You would expect a book about the moon to have a picture of the moon on the cover, right? That's No-Brainer Book Design 101. But the moon is just...a nondescript grey ball. Sorry, but it is. Don't get me wrong, the moon is a wonderful thing. In fact my niece always looks for it in the night sky and I've started giving it more attention than I used to. And this vivid colour treatment used here is pretty dynamic, with its high contrast and sense of gentle rotation and motion. Also, it's a good book, from what I read flicking through it.

A travel book that avoid the usual clichés, instead going for more abstract imagery and vivid colours. Bold typography and spot varnish on this larger-than-A4 hardcover book.

m    i    n    i    m    a     l     i     s     m

I like this one, with its bold orange (or "satsuma" if you will [no]) contrasted by the dark background, with the Eurostile typeface prominent. The only thing I don't like is the extraneous text, and this is far from the only example. Does "The number one bestselling author" really need to be there? Number one where? And when? And which? And also, "A novel" written under the title. Thanks for that, mate. I thought it was a board game, but thanks for setting me straight.

Old-style/vintage typefaces and iconography always score high with me! It's a crappy photo, but you get the idea. For some reason this treatment always works well when there's a character's name in the book's title. "Glorious Revenge" on its own just wouldn't cut it. Don't ask me why. More extraneous text here: I'm also not a fan of pull quotes cluttering up the front cover. No, I'm not particularly interested about what the Sydney Morning Herald had to say about this book. Leave me alone.

As a fan of The KLF and their bizarre antics in the world of late '80s–early '90s house music, I actually want to get this book! But, you know, times are tough. But the design uses the same Compacta Black typeface used on The KLF's cover art, and the lurid pink and yellow is redolent of Never Mind The Bollocks, so that's a plus point too. And the sheep. And just so you know, yes, they actually did burn a million pounds. More power to them.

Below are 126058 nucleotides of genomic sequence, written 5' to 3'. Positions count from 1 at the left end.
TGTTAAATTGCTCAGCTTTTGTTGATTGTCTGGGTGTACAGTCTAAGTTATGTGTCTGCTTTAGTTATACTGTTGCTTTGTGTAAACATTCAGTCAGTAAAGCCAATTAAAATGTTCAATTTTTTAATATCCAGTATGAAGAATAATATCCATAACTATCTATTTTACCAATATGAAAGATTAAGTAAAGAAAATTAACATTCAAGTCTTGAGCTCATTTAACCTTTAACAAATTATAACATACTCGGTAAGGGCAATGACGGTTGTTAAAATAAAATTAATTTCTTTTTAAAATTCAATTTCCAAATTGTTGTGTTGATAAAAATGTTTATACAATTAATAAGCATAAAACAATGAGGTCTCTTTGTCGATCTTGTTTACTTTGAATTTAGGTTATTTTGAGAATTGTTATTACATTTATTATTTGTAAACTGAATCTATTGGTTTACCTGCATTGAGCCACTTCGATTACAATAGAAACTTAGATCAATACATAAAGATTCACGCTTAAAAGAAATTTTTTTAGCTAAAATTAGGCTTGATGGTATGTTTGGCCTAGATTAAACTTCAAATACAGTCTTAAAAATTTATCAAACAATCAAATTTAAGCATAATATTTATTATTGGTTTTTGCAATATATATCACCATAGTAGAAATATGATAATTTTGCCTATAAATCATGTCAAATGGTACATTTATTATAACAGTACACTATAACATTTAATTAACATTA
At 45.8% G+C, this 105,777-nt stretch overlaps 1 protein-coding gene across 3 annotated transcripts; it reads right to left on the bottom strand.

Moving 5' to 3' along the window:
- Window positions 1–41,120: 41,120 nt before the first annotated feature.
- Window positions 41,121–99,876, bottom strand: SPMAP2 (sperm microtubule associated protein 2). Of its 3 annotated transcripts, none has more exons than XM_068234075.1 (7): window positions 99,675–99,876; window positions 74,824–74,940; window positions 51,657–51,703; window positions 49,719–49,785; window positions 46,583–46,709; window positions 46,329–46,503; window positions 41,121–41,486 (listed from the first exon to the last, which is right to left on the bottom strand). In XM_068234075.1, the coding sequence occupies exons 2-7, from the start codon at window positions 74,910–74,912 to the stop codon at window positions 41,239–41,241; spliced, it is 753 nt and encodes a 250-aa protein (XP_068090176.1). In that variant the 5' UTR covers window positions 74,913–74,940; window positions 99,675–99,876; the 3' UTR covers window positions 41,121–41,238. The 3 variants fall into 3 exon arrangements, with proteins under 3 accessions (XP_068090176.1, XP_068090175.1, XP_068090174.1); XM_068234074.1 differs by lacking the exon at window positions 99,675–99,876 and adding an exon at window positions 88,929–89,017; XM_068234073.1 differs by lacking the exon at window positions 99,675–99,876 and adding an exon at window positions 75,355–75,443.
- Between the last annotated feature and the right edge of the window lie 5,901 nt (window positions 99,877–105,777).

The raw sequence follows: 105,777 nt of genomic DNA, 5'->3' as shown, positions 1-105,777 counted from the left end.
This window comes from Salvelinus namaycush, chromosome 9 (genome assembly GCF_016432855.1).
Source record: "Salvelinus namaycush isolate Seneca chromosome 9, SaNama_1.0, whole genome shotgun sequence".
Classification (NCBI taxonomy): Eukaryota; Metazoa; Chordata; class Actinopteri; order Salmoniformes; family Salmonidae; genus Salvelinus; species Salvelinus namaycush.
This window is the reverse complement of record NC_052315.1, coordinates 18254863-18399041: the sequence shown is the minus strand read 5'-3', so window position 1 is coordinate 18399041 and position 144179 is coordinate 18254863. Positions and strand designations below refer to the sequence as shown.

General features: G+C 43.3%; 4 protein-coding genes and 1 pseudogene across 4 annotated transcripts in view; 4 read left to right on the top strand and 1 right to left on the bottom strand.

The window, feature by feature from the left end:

A simple gold leaf overlay of a dinosaur skull, and simple sans serif typographic layout in a tasteful orang-utan green. The top half isn't actually dark, I just took the photo like that to emphasize the gold lettering. Not that I had much time to set up the shot in a crowded bookstore.

Not the best photo, but hopefully you can see the hologram effect on the book title and other design elements on the cover. Some designs overdo holograms but this one is understated and quite effective. It actually makes me want to learn more about phosphorescence. Well, no it doesn't. I can take it or leave it. But opposite this was a book called "Taylor Swift and the clothes she wears". Zzz. I know which one I'd rather read.

Depending on how long these books stay in print, it's fair to say that these cover designs will not be permanent. Unlike record covers that stay the same regardless of how long the album is in print, book designs are regularly updated and re-designed. (Why is this, I wonder? Can anyone tell me? Hello? Planet Earth, can you hear me calling...)